And now a funny anecdote. My wife regularly receives from a friend in Japan issues of a movie magazine. This month the package was late and when it was finally received it contained an issue of a french magazine. A quick call to Tokyo confirmed that my wife’s friend did not send this magazine and yet it was it her enveloppe. The only conclusion possible is that an official, either of Canada Post or from the Canadian customs, opened the parcel to check it out and the wrong content was put back into the enveloppe. Someone, somewhere, is probably greatly puzzled to have received a Japanese magazine instead of a French one. I know how lazy and careless public workers can be (I am one and I work with many lazy and careless people). The loss of a bunch of Japanese magazine is far from being dramatic, but the loss of the personal correspondance included with it is sad. Fortunately, the cost of a phone call to Tokyo is ridiculously low (at least now with my phone service provider, Primus, but I remember paying ten times that with Bell ten years ago) and our privacy was probably preserved (I doubt that the people who received the letter could read Japanese). But I’ve lost all the trust I had left into our federal institutions.

For the first time this year, we went to visit the botanical garden (5/7). We have seen two wood-peckers, one cardinal, a few geeses and ducks, many squirels and, of course, plenty of flowers. Luckily we took advantage of the excellent weather while it was possible (The next day it was raining hard). We went back again two weeks later (5/21).

Lately I’ve been having lots of problem with Videotron, my cable provider. Whenever I switch to the channel Oasis and use the close-captioning, the cable terminal crashes and reboot. It was apparently a bug in Sisco’s programing. The only solutions: switch provider (I was probably not the only one thinking about that considering the amount of Bell service trucks I am seeing lately in the neihborhood; many people are probably switching to their new Fibe service) or get the Illico second generation not yet available. Switching provider is lots of trouble (even if you save money; and I previously had lots of problem with Bell anyway), so I decided to stick with Videotron and, in order to prepare for the new Illico OS, I had to get a new cable terminal. To be safe, I decided to rent instead of buying. When I received the terminal by special delivery I installed it (when I came back from work) following all the instructions. But it didn’t worked. I called the technical service and the guy told me that my signal was too weak and that they needed to send a technician (which they had done at least a couple of times before). Fortunately, it was working the following day (I guess it just needed more time for the OS to load; the signal is “weak” after all), so I cancelled the appointment with the technician. Now, all I had to do was to program the setting, the remote and my recordings… and wait for Illico 2.0 to be available (I was told that it should be around the end of the month). Of course, it was not the end of the problems, but that’s another story.

For my birthday, I took almost a week off. I anticipated that I would be needing that long to get over this huge life-time milestone (I was getting fifty year-old) and, being springtime, I needed to make lots of work around the house. I installed the air conditioning, took out the garden furnitures, shop for new shoes and clothes, had an hair cut, etc. The deshumidifier broke down and I had to deal with lots of water being spilled on my nice hard-wood floor (I was not happy!). We went to visit the Samurai exposition at the Point-à-Caillère museum (5/24). That was quite a nice collection (from the prestigious Dr Béliveau; it’s amazing that a guy can accumulate so many pretty nice pricey stuff: not only samurai armors but many katana as well)! Then heavy rain caused flooding in my garage again! (5/25) I had to call the city again to complain (default in the sidewalk cause the rainwater to fall into my driveway instead of flowing toward the sewage drain) and set up a deshumidifier in the garage to remove all that humidity before it made its way into the house.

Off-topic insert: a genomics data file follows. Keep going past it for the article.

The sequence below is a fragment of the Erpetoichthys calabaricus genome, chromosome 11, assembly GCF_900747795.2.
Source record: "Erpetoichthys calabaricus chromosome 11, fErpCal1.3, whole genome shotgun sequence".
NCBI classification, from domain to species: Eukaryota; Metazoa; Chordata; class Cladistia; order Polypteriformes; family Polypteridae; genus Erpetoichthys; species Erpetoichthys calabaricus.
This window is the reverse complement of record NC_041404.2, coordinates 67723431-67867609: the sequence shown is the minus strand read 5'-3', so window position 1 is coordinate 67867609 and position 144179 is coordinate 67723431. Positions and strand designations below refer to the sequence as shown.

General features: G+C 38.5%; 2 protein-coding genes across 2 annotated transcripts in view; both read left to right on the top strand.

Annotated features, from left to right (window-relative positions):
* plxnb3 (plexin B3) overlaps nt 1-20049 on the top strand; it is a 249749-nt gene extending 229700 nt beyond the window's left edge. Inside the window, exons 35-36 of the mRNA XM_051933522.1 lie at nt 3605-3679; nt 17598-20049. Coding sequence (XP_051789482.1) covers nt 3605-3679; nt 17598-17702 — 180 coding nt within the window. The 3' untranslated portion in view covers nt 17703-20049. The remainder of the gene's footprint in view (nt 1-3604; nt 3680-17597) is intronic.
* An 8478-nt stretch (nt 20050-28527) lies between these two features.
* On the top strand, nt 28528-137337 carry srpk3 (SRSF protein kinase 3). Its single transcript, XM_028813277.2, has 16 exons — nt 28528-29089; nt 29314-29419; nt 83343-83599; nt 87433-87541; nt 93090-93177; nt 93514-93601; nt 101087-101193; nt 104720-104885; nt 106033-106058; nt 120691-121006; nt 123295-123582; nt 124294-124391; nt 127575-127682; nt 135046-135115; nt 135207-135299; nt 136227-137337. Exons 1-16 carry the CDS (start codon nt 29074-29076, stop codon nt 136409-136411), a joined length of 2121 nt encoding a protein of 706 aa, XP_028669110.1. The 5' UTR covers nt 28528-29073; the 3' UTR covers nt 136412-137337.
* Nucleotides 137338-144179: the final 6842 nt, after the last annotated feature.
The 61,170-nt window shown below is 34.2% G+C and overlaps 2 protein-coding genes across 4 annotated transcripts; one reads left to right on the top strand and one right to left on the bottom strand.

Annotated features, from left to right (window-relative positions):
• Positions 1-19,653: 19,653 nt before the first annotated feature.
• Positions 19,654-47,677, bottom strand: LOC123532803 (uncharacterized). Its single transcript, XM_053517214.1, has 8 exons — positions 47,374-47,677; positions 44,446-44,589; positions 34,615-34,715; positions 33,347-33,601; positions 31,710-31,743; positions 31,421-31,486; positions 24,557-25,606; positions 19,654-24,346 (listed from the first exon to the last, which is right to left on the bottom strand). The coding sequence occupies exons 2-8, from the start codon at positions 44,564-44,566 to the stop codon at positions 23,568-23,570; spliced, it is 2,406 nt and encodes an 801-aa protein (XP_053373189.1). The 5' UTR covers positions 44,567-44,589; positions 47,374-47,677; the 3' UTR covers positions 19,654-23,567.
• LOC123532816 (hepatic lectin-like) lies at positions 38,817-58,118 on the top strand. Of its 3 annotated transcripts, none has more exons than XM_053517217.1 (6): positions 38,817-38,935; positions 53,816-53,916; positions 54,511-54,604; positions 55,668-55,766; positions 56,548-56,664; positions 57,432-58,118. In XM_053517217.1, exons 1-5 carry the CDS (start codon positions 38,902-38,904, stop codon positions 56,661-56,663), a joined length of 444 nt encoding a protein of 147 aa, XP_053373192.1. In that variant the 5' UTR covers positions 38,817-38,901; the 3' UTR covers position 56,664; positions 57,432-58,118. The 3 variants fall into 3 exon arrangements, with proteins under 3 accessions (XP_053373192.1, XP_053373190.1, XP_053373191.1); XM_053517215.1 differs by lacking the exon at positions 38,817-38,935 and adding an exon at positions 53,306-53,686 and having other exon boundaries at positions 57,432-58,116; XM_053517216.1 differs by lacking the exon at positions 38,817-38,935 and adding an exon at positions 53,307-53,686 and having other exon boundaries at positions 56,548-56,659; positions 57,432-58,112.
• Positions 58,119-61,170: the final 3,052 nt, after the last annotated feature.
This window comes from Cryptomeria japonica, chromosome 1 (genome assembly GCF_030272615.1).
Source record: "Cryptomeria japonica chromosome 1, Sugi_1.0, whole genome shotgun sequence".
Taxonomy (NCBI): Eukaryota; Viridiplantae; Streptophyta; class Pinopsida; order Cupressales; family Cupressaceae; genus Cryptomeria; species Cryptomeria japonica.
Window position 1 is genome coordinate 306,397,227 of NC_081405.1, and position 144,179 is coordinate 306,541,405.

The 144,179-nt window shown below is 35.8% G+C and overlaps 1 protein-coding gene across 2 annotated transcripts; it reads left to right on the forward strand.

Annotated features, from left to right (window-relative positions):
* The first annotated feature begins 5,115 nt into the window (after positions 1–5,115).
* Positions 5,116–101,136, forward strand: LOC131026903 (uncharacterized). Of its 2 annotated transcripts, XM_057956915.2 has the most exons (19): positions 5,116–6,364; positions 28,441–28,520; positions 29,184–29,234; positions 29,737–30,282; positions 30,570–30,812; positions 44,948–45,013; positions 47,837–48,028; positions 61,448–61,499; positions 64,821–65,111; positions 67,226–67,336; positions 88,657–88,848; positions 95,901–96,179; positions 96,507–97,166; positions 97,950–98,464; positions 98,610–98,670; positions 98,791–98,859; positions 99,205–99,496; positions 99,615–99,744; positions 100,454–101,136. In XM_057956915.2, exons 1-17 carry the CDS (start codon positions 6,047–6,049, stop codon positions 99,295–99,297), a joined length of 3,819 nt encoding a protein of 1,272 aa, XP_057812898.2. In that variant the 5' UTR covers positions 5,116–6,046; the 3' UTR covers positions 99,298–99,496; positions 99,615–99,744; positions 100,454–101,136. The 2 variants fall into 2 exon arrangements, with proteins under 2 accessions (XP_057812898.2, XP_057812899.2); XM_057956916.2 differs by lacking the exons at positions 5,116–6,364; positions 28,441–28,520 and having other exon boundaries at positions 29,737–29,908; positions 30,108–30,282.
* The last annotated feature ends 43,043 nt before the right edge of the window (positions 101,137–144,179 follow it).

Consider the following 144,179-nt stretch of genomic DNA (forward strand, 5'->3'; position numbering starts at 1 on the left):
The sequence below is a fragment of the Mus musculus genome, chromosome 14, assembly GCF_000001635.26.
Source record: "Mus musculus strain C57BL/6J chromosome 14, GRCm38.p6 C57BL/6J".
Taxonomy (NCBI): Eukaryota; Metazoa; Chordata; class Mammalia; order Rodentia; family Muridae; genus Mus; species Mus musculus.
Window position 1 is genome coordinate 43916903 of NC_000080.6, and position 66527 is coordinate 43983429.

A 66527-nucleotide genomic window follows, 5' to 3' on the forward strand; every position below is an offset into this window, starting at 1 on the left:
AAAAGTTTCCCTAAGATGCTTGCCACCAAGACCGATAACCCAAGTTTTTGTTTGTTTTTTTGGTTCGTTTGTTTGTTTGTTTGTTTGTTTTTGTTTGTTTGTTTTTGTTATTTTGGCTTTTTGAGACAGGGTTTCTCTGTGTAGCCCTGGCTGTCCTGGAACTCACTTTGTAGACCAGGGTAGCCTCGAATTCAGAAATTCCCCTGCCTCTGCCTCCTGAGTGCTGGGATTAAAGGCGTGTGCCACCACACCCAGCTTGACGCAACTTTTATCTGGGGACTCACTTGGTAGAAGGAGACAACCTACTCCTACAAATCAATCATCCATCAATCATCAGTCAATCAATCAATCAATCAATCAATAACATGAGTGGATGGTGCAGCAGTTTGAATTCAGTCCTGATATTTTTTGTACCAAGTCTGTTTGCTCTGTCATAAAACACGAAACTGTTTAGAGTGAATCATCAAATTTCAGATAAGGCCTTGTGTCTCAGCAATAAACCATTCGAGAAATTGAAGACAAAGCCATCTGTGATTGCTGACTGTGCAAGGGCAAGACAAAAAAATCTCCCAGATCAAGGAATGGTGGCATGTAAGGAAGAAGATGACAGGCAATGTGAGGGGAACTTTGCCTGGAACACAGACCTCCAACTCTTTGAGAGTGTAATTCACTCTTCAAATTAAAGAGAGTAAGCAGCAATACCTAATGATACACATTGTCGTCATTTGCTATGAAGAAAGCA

Late January, I was offered a new permanent position in another library. It was not my first choice of library (having worked there before and gone through bad experiences, I certainly didn’t like the place and it was quite far from home) but I couldn’t refuse such an opportunity (and I was hoping that, with the help of new staff members, the place would have improved since the last time I worked there). Unfortunately, it proved to be quite a hell. The working atmosphere was often almost toxic, communication between staff and management was poor, there was lots of disrespect toward the staff, and many of the benefits I was promised remains unseen (unused day-off from my previous position were to be transfered or paid, the extra-hours bonuses for the first three months are still unpaid, and I calculated that, with the extra deduction I have to pay for retirement and union, I am paid less than before!). Fighting to get any answers on my status is getting tiring and depressing. We get disrespect from the patron, from the management, even from the union. At least I have job security. Things are improving a bit, but the worse is the long commuting hours. I really hope to get a mutation to a closer location. Actually, I have already postulated on a new job (located at about fifteen minutes from home, with a different job description [a desk job, with no dealing with the customers], possibility of flexible hours) but without success. I guess I just need to be a little more patient.

[ Traduire ]